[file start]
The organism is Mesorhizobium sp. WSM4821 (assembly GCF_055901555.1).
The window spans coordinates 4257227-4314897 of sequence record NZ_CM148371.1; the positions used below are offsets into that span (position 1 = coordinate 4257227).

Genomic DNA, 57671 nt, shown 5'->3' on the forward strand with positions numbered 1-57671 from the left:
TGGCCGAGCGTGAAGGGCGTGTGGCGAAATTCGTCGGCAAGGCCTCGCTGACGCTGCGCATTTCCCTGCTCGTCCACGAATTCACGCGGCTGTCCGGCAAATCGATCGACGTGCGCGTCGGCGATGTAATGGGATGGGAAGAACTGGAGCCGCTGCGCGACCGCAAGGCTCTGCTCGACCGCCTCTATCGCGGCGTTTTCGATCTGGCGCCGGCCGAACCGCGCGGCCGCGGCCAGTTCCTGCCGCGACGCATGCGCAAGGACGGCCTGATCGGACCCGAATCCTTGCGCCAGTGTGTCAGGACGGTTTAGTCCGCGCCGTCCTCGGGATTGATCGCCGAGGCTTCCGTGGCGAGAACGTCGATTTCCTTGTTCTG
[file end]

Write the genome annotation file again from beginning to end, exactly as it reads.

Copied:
The organism is Mesorhizobium sp. WSM4821 (assembly GCF_055901555.1).
The window spans coordinates 4257227-4314897 of sequence record NZ_CM148371.1; the positions used below are offsets into that span (position 1 = coordinate 4257227).

Genomic DNA, 57671 nt, shown 5'->3' on the forward strand with positions numbered 1-57671 from the left:
TGGCCGAGCGTGAAGGGCGTGTGGCGAAATTCGTCGGCAAGGCCTCGCTGACGCTGCGCATTTCCCTGCTCGTCCACGAATTCACGCGGCTGTCCGGCAAATCGATCGACGTGCGCGTCGGCGATGTAATGGGATGGGAAGAACTGGAGCCGCTGCGCGACCGCAAGGCTCTGCTCGACCGCCTCTATCGCGGCGTTTTCGATCTGGCGCCGGCCGAACCGCGCGGCCGCGGCCAGTTCCTGCCGCGACGCATGCGCAAGGACGGCCTGATCGGACCCGAATCCTTGCGCCAGTGTGTCAGGACGGTTTAGTCCGCGCCGTCCTCGGGATTGATCGCCGAGGCTTCCGTGGCGAGAACGTCGATTTCCTTGTTCTG